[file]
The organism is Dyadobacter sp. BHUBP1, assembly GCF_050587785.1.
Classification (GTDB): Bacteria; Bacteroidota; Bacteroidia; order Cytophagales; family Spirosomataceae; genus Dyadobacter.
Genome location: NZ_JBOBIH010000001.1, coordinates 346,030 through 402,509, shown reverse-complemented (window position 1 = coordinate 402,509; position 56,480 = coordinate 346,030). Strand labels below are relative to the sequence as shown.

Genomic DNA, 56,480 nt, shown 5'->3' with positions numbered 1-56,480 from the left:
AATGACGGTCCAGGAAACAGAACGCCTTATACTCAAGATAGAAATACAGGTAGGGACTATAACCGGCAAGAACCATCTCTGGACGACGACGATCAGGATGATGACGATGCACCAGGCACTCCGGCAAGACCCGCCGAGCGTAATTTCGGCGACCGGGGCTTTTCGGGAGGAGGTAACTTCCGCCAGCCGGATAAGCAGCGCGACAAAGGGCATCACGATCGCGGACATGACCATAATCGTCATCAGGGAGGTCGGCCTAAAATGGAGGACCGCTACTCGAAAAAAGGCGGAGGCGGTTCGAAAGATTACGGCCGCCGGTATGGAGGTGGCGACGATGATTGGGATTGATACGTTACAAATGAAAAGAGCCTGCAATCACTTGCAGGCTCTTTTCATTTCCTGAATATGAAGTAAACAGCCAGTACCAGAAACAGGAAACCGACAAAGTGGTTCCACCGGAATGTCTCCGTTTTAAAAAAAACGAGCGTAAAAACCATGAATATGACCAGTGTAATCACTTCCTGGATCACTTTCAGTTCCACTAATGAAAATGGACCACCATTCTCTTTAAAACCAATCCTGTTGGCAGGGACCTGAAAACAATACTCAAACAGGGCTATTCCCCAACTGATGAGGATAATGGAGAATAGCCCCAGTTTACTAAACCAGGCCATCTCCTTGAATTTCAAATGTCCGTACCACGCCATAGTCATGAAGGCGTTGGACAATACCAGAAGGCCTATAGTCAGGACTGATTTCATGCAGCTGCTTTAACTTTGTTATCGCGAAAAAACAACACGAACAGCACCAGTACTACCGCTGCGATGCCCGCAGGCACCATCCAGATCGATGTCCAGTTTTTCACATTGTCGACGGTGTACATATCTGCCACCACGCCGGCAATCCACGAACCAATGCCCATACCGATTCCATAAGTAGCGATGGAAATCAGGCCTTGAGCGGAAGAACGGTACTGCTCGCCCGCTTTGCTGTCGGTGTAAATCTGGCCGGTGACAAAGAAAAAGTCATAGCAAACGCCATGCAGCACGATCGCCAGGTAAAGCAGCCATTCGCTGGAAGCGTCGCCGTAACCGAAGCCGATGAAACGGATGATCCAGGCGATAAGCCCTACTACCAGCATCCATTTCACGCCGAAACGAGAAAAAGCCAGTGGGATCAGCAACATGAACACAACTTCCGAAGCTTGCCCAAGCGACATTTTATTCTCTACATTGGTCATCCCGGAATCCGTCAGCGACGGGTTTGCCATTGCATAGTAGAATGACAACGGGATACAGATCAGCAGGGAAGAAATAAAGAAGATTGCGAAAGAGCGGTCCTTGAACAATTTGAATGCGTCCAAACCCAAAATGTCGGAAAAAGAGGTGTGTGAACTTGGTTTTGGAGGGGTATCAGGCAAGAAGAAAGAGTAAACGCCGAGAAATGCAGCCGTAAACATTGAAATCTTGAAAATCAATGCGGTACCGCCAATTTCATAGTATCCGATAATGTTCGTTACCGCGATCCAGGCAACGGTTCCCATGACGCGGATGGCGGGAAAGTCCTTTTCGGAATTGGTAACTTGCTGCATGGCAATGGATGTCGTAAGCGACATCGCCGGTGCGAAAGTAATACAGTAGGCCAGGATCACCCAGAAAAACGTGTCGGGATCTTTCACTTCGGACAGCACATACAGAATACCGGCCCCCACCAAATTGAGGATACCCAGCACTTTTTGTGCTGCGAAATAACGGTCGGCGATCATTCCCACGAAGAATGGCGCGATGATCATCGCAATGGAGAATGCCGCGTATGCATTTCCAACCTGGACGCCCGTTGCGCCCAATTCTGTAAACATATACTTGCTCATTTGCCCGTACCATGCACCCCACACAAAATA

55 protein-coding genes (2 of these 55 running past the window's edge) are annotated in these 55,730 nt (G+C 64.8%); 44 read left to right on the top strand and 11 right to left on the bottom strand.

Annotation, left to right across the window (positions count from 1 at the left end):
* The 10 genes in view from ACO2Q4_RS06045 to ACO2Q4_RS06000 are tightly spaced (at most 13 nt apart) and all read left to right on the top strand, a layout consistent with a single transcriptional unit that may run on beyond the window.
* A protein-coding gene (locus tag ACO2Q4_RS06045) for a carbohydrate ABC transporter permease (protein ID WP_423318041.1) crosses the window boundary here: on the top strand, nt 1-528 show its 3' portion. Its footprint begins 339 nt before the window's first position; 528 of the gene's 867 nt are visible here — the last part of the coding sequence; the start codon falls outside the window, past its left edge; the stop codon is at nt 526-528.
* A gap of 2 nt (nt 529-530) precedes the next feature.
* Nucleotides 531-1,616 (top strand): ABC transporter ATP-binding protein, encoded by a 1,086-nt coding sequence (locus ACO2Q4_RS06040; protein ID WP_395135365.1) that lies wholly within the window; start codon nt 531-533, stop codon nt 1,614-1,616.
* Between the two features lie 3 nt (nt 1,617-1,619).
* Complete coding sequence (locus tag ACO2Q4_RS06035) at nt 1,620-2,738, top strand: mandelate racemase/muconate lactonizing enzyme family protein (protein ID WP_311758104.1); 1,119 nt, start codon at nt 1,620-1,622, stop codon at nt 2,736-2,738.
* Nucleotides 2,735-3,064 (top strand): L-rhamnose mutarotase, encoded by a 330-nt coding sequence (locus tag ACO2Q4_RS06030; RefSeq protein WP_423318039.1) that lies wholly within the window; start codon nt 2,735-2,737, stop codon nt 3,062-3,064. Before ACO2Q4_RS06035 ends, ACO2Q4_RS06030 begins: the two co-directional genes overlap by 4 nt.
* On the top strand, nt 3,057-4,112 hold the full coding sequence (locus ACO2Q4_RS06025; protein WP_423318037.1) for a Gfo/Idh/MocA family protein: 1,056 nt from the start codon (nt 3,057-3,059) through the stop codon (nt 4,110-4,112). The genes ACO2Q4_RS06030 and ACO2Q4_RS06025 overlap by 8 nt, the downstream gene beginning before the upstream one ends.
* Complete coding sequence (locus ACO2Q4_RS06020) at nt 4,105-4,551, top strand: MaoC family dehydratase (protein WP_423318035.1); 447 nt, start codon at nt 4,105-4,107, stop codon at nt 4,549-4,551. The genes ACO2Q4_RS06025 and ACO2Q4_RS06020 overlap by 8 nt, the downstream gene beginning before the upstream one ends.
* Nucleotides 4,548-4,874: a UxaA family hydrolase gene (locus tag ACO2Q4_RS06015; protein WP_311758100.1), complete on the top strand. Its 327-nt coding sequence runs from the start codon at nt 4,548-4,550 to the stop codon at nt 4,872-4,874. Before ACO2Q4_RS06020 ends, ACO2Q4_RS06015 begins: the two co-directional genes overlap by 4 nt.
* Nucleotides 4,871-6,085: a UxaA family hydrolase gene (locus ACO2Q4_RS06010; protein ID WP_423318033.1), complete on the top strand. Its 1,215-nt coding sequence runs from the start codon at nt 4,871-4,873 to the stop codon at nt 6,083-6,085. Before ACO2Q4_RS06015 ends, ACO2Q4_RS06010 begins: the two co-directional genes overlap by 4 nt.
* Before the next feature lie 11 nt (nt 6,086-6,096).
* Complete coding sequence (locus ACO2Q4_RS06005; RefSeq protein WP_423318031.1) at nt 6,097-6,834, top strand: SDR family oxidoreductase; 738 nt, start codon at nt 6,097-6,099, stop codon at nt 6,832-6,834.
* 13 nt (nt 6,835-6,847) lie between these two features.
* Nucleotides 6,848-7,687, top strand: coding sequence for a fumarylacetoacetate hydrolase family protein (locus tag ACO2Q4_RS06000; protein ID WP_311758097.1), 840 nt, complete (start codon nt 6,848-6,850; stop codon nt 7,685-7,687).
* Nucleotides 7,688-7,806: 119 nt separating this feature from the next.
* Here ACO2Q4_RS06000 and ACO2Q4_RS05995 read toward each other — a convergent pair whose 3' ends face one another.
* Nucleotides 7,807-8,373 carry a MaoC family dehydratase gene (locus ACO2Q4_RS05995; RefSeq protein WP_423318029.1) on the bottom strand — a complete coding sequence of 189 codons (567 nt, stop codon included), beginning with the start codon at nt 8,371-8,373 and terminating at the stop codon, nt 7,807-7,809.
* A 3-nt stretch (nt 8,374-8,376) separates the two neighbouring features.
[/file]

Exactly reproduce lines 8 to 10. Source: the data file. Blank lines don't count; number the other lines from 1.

* The 10 genes in view from ACO2Q4_RS06045 to ACO2Q4_RS06000 are tightly spaced (at most 13 nt apart) and all read left to right on the top strand, a layout consistent with a single transcriptional unit that may run on beyond the window.
* A protein-coding gene (locus tag ACO2Q4_RS06045) for a carbohydrate ABC transporter permease (protein ID WP_423318041.1) crosses the window boundary here: on the top strand, nt 1-528 show its 3' portion. Its footprint begins 339 nt before the window's first position; 528 of the gene's 867 nt are visible here — the last part of the coding sequence; the start codon falls outside the window, past its left edge; the stop codon is at nt 526-528.
* A gap of 2 nt (nt 529-530) precedes the next feature.